According to the criteria justification of a research project, this article is socially relevant because it analyzes a determinant field for cultural industries; it has theoretical value, since it works with several paradigms of the Social Sciences and incorporates them into the conception of drama and post-drama. Finally, it is methodologically useful, because it creates a new instrument to collect data, in this case, for the analysis of post-theater works. The main objective within this methodological use is to create a panel of analysis of plays from the point of view of drama (sense) and post-drama (nonsense), transversally introducing concepts such as identity and participation. The secondary objective is to comparatively analyze the similarities and differences of two types of post-theater manifestations in the Spanish language.

2.2. Content analysis and observation sheet

The technique used will be content analysis through the application of two methodological models: dramatic and post-dramatic. The first is Western tradition (the search for meaning), up to 1970; the postdramatic, from 1970 to the present day, starting from the ideas of juxtaposition and parataxis, the “nonsense” of the meaning. The development of the panels was carried out through dialogue with peers in the period 2015-17 within the Theater Group of the Pontifical Catholic University of Ecuador.

These two models belong to the analytical field of theater and post-theater, to the world of drama (Orosa, 2012) and to the contemporary universe of post-drama (Orosa, 2017, Orosa, 2018). There are five segments in which the dramatic model is divided: plot tools, dramatic organization, tension of the drama, narrative factors inserted into the dramatic construction and, finally, the technical-formal dimension. The dramatic identity more typical of the West as a conceptual inspiration, the so-called “glocal” culture, exists around these tools. It is not a static, closed identity model, but a series of technical tools, an open model whose single presence determines the identity and essence (participatory, the result of a centuries-old popular culture) of the classical model. On the other hand, the postdramatic analysis panel contains those patterns that are observed in the field of intuitions and irrationality of chaos, typical of our time and the result of the inspiration and mentality of the moment.

When constructing the plot (panel of dramatic analysis), for example, our own conceptual and emotional dramatic identity turns into constant elements, the turning points or knots of the plot, the sentimental projections or the organization or selection of the facts of the play. The selection of facts refers to those events that the author chooses to tell the story, in order to produce the desired effect. It is well known that dramatic knots are turning points in the plot of the play that allow the story to move forward. Similarly, the dramatic action in terms of unity (a protagonist in search of an objective), the contexts of exposure, conflict and resolution, or external division of acts are more or less definitive variables in the field of dramatic organization. The dramatic tension, then, is based on this stage –and, even today–, on the two columns of attention or interest that affects the viewer, the conflict and, on the other hand, the activation, that is: characters, stylistic discourse, intellectual discourse or, also, spectacle and musical discourse.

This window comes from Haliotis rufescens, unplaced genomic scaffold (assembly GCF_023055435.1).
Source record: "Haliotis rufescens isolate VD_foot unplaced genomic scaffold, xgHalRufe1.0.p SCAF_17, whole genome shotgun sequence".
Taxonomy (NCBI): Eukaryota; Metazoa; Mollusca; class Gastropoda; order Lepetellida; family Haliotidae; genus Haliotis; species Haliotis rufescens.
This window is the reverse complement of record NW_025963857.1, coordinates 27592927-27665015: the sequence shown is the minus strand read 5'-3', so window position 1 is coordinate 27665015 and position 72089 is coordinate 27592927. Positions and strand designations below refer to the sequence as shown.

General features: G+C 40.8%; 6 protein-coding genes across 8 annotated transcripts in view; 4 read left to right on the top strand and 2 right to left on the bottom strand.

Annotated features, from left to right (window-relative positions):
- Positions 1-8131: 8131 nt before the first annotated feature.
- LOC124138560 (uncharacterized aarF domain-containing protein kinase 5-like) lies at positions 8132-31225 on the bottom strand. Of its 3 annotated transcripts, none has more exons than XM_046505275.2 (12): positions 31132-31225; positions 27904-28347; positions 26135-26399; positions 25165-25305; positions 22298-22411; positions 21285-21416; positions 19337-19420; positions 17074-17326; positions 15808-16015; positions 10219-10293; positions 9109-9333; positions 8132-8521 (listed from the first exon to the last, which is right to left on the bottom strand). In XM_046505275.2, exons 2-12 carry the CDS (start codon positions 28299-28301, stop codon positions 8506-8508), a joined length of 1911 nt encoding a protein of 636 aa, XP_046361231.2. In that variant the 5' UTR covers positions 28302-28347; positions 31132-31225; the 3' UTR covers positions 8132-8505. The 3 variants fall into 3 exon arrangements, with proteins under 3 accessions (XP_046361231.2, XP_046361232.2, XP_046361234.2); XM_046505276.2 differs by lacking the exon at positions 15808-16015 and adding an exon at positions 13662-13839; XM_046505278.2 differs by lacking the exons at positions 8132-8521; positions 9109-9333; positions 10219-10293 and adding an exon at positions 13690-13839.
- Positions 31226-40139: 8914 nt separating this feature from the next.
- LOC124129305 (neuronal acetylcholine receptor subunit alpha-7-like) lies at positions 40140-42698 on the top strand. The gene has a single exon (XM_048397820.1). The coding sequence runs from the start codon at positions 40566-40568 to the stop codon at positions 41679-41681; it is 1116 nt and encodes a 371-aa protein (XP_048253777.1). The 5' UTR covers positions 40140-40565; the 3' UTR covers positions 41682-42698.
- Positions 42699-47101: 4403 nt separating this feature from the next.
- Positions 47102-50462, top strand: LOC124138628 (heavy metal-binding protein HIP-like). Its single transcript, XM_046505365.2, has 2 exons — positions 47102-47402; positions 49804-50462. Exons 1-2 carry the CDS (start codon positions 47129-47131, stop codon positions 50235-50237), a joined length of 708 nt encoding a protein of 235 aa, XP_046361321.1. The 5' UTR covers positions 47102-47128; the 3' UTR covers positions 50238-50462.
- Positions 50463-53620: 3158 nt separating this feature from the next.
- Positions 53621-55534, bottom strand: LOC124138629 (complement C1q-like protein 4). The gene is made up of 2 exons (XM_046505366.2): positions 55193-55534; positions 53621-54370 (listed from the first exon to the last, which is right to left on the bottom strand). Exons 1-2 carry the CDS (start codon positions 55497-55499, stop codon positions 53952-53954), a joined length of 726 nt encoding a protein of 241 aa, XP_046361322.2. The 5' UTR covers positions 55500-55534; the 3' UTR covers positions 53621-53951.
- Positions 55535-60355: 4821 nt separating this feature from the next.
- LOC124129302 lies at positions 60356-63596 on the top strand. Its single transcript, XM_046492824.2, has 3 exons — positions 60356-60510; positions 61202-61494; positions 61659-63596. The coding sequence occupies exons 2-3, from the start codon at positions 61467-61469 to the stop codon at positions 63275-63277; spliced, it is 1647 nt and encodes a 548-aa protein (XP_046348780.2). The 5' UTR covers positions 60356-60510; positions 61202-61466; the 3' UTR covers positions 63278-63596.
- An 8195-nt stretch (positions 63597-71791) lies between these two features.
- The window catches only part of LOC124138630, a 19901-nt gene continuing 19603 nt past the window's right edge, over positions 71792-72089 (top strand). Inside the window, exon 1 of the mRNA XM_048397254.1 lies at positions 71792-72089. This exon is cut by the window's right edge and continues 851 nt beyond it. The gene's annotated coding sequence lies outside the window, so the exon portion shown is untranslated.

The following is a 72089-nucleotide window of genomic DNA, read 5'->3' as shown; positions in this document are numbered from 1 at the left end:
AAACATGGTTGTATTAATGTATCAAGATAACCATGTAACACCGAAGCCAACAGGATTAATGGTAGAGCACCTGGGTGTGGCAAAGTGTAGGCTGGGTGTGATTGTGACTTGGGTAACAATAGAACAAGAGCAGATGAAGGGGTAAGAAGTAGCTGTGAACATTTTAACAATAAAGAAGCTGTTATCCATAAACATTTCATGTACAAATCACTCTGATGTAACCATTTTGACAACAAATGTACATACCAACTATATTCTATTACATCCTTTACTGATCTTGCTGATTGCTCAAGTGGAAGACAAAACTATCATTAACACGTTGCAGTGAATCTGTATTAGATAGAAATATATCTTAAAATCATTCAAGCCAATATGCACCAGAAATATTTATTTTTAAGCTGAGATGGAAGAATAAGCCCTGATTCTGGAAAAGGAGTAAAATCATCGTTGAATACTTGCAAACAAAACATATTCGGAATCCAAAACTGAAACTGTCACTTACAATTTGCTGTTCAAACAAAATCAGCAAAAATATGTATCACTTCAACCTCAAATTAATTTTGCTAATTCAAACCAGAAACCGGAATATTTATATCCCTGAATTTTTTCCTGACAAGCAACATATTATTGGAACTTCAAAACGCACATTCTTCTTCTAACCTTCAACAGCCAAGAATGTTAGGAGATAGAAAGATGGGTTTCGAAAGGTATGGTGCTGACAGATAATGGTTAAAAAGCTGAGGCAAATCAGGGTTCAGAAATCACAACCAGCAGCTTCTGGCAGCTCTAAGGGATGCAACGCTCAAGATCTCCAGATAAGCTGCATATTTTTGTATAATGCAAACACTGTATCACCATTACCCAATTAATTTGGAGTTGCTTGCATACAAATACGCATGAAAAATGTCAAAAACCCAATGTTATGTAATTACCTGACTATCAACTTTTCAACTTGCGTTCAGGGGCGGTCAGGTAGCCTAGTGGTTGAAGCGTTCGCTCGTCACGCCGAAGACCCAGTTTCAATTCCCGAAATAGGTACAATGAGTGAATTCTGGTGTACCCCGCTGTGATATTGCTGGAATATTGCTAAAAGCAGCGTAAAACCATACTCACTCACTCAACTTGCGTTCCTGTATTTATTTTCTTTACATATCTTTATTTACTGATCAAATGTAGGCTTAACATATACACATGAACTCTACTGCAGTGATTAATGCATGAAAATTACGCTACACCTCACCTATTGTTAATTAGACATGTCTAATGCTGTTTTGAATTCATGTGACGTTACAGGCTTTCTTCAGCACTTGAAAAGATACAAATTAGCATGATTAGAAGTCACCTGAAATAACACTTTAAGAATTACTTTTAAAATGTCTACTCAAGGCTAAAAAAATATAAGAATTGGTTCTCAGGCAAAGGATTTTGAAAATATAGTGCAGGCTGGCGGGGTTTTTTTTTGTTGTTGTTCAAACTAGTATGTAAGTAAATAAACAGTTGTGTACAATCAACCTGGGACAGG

Fourthly, the narrative constructions and their organizational dispositions are also a part of the architecture of the drama and the post-drama (intensively for the latter). This refers to the dispositions that have come to narratively organize the novel throughout history and, also, the organizations of today. And, finally, the formal or technical architectures, which are the most abstract of this dramatic tradition stage (Orosa, 2012). The use of these tools shapes the existence of that identity, a conceptual sense that flees from the chaos, the Western Common Dramatic Space. It is the order of the West in search of dramatic meaning.

In the last thirty years of the twentieth century and until today, this dramatic conception is only present in contemporary plays to a certain extent. The use of some variables of this model (dramatic) confers order to post-drama plays –wherever it may be– in a universe dominated by the architectural juxtaposition or parataxis (Orosa, 2017), which some call meaningless construction. When the tools of drama in the five dimensions that were previously pointed out were used to converge towards a process of composition or organic unity, nowadays, in the post-drama hour, these compositional and constructive tools are only used to a certain extent, usually minimally, to give way to non-univocal or explicit manifestations dominated by the personal imaginary of the author or the public (also director/s). These are expressed in terms of expressive dispersion, with disciplines or centrifugal signs for which the word nonsense is only a conglomerate of images, sounds, texts, screens –sometimes contradictory–, to which some elements of Western tradition in search of a lost time, of a certain order, could be occasionally added.